One gay man couldn’t read between the lines fast enough, and is now trying to report a crime cast against him. Unfortunately, the government shutdown is making that difficult.
23-year-old Dalton Tannehill thought he had found a goldmine while on Grindr. Namely, he thought he’d met a sugar daddy.
The alleged “daddy,” who went by James, said that he wanted to take care of Tannehill and his financial troubles with two weekly payments of $500. Tannehill then unfortunately gave “James” his Social Security number and bank login details. You can probably guess where the rest of this story goes.
It wasn’t as if Tannehill trusted the stranger entirely, but when he received $2,480 in his bank account, he started to believe “James.”
"Before the payment was processed, I was obviously suspicious … and when it processed, I felt, 'Okay, good. This is legit. I actually have a real and legitimate sugar daddy!'' Tannehill told to Buzzfeed News.
Tannehill was then instructed to buy several credit cards and Google Play gift cards from Walmart. After spending $1,000 doing so, James became agitated with Tannehill. Feeling uncomfortable with the situation, Tannehill then blocked James. James then retracted the $2,480 from before.
“I just realized I needed to block him and cut off all communication, and report this as soon as I possibly could, whenever this shutdown ends, or any other way,” Tannehill told BuzzFeed News.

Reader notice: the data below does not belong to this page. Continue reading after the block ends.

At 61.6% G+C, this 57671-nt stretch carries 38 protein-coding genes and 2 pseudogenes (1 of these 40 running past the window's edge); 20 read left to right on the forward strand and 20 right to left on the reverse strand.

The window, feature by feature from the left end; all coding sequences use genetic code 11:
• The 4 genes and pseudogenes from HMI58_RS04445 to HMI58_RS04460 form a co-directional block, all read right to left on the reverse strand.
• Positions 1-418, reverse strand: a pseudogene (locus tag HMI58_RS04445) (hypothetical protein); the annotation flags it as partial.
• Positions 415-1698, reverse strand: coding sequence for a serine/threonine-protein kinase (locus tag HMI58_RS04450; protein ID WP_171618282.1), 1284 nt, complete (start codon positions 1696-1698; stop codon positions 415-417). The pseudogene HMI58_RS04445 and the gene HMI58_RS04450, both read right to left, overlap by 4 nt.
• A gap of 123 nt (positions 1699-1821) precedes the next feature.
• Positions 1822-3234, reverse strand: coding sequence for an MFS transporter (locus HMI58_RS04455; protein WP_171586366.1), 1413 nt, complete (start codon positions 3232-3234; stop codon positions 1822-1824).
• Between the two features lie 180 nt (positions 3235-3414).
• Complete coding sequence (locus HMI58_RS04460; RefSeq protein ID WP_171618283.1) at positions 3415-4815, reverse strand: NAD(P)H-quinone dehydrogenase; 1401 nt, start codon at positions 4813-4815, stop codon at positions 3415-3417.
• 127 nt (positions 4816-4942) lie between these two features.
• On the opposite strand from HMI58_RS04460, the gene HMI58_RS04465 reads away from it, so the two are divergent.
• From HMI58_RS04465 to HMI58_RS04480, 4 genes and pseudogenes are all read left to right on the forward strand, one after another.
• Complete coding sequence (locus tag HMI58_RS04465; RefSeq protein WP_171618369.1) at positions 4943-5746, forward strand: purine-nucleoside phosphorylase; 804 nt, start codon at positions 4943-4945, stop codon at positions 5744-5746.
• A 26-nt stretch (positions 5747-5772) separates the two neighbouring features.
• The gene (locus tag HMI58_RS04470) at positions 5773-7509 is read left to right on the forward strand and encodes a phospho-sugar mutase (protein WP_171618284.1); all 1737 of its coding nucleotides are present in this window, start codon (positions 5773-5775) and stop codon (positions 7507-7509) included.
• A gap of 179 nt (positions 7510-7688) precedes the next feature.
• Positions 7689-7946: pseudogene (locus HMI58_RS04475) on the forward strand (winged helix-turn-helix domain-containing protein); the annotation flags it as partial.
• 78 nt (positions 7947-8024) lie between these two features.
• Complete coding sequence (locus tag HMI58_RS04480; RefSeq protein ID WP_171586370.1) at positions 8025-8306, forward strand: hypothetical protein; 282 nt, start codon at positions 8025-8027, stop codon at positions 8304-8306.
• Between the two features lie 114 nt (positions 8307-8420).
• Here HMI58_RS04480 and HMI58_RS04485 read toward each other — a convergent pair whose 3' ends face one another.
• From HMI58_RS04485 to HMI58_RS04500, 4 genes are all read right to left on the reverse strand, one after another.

Around the same time, Tannehill was contacted by someone claiming to be James’ account manager and requested Tannehill’s Social Security number.
It was at this point that Tannehill tried to report a case of stolen identity to the Federal Trade Commission. Unfortunately, the partial government shutdown, the longest in US history, is still happening. As such, Tannehill wasn’t able to receive help.
As such, Tannehill is currently waiting to report the incident in hopes of catching “James.” Meanwhile, James is getting away with the crime.
According to the Federal Trade Commission, identity theft was the second biggest consumer complaint in 2017.
Some red flags to look out for in a situation like this is being asked to send bank information (which isn’t necessary for sending money), being asked to open a credit card, or being asked for your Social Security information. All of that information is private and should remain as such.